The process of creating documentation or guidance for a system or process can be a really rewarding experience. You will get practice teaching by giving clear, concise instructions. You will have the opportunity to work with colleagues when learning about the process or system – or testing your work on someone unfamiliar with the system or process. Finally, you will develop a greater understanding of the system or process itself. I really enjoy creating documentation, and I hope if you get the opportunity to create guidance – large or small – in the future, you will take it.
We recently delivered a quick Canvas Booster session for Population Health Sciences Institute, which covered Quizzes, Discussion Boards, Accessibility and H5P. You can find the recording and resources for this session in our Canvas Community.
FMS TEL recently delivered a quick Canvas Booster session for Population Health Sciences Institute, which covered the themes below. You can find the recording for this session in our Canvas Community. Other resources are shared below – you may need to log in to Canvas to access these.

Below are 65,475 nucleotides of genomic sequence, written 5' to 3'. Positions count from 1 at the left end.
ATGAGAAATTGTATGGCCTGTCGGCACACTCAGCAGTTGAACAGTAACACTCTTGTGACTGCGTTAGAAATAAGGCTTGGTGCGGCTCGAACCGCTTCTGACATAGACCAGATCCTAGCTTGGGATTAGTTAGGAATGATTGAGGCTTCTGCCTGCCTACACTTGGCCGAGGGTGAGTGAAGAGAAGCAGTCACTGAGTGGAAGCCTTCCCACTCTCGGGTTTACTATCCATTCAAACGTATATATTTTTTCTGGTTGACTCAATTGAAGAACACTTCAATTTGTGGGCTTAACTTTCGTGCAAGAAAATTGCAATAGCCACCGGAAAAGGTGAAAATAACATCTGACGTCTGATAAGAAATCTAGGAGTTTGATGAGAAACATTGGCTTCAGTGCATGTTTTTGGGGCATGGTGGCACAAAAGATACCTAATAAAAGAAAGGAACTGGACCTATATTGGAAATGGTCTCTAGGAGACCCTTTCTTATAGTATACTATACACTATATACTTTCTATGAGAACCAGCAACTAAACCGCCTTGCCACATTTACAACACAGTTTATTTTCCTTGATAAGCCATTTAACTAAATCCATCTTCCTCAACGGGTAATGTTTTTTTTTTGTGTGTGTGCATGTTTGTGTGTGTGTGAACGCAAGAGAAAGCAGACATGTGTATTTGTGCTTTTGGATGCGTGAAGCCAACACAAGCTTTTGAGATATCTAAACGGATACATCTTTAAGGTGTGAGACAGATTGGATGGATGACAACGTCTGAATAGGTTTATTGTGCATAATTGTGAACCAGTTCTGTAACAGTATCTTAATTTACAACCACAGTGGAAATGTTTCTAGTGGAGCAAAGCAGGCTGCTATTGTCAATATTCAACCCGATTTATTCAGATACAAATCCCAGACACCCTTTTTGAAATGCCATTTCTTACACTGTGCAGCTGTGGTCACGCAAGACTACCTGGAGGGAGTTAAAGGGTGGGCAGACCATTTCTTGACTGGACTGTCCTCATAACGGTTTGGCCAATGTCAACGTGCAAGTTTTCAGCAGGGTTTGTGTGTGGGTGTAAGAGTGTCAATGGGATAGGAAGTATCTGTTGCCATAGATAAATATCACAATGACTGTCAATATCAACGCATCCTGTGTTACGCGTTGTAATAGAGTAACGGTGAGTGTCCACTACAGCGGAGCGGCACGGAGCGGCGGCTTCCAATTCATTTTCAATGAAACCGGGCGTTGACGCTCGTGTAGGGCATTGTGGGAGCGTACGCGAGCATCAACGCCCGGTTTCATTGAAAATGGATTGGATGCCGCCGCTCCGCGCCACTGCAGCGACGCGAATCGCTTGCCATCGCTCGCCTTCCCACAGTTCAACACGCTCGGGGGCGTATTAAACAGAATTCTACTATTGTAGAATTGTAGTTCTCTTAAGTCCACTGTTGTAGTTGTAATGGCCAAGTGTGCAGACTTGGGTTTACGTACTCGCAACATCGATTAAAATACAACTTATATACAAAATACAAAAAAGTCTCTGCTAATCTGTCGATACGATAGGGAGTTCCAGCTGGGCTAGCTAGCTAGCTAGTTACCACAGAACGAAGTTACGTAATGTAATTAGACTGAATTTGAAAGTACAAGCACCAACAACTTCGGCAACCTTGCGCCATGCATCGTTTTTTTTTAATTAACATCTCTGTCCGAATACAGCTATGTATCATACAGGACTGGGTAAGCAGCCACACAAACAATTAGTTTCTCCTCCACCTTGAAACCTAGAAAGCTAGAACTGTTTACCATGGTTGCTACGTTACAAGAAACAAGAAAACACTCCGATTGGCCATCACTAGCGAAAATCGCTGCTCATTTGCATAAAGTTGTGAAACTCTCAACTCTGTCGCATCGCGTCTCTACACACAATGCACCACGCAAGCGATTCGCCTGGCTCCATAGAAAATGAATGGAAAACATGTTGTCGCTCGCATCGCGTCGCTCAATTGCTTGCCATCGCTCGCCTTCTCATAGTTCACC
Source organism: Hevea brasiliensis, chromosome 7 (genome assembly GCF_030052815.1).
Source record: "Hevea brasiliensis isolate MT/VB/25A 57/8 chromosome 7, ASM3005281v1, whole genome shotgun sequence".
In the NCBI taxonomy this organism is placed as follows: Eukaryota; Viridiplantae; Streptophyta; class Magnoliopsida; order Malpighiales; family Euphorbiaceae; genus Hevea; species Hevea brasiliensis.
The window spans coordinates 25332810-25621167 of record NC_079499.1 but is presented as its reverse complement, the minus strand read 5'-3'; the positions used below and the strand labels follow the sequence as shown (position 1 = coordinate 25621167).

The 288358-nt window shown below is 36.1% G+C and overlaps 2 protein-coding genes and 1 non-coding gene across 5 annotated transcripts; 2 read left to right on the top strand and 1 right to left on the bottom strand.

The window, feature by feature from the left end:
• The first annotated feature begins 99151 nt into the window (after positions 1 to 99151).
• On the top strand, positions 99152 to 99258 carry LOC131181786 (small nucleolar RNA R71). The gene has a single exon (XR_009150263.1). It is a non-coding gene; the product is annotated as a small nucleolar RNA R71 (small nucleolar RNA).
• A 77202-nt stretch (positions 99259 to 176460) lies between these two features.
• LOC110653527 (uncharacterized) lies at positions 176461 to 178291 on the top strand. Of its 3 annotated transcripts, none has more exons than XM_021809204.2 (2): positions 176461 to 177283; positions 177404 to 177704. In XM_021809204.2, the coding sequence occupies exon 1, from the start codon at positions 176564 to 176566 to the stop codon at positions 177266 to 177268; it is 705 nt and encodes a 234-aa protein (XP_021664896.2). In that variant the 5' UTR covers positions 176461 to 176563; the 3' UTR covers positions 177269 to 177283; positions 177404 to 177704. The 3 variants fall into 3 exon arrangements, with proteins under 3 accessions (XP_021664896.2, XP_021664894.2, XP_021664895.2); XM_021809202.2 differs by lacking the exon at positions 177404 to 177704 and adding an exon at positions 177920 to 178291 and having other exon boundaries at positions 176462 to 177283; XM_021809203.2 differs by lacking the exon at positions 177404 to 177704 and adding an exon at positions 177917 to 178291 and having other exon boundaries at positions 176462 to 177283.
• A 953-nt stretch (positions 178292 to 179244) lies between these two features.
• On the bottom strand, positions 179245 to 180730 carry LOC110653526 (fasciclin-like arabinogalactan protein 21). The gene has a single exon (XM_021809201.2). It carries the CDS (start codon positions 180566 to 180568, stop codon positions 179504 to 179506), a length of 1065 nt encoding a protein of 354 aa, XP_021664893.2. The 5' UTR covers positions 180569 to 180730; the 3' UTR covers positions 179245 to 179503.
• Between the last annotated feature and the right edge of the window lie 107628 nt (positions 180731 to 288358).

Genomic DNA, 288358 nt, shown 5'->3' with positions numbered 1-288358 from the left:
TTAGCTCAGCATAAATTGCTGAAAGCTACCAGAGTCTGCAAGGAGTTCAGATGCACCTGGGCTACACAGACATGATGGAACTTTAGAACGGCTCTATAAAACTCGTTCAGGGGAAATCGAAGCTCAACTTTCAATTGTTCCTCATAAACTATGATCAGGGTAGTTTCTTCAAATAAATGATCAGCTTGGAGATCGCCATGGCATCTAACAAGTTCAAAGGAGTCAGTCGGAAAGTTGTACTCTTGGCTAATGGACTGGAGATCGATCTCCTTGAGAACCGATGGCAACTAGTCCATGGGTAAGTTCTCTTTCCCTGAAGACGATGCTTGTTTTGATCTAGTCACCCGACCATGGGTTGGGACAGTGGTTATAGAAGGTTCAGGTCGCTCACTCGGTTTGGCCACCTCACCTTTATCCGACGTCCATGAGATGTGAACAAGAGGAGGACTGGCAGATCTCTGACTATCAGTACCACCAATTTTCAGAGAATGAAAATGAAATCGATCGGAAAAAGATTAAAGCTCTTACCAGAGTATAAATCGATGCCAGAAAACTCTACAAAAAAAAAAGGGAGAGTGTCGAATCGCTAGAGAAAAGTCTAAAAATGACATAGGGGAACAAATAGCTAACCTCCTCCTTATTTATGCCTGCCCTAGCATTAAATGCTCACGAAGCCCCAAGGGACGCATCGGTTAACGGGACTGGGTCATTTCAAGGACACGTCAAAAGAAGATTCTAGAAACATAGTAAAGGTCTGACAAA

I only have 1 screen, can I view my notes while sharing my screen?
Whether you are creating a pre-recorded presentation or delivering live on zoom/teams, having only one screen can be quite limiting.
Delivering my FMS TEL webinars in the office was easy with my two monitor set up but when working from home I struggled with only my laptop. I prefer to have notes to keep me on track and to make sure I cover everything I want to say. I knew there must be a way to access my notes while presenting.
Below are step by step instructions on how I shared my presentation with my audience while viewing my notes, all done using only a laptop!
Practice the steps before your session (you may want to open this post on a second device so you can access the instructions while you practice)
Add a blank slide or holding slide at the start of your presentation, especially if your first slide contains animations or slide transitions
Add a finishing slide, when your presentation ends the screen will stop sharing automatically (Zoom will display a pop up message to confirm this has happened)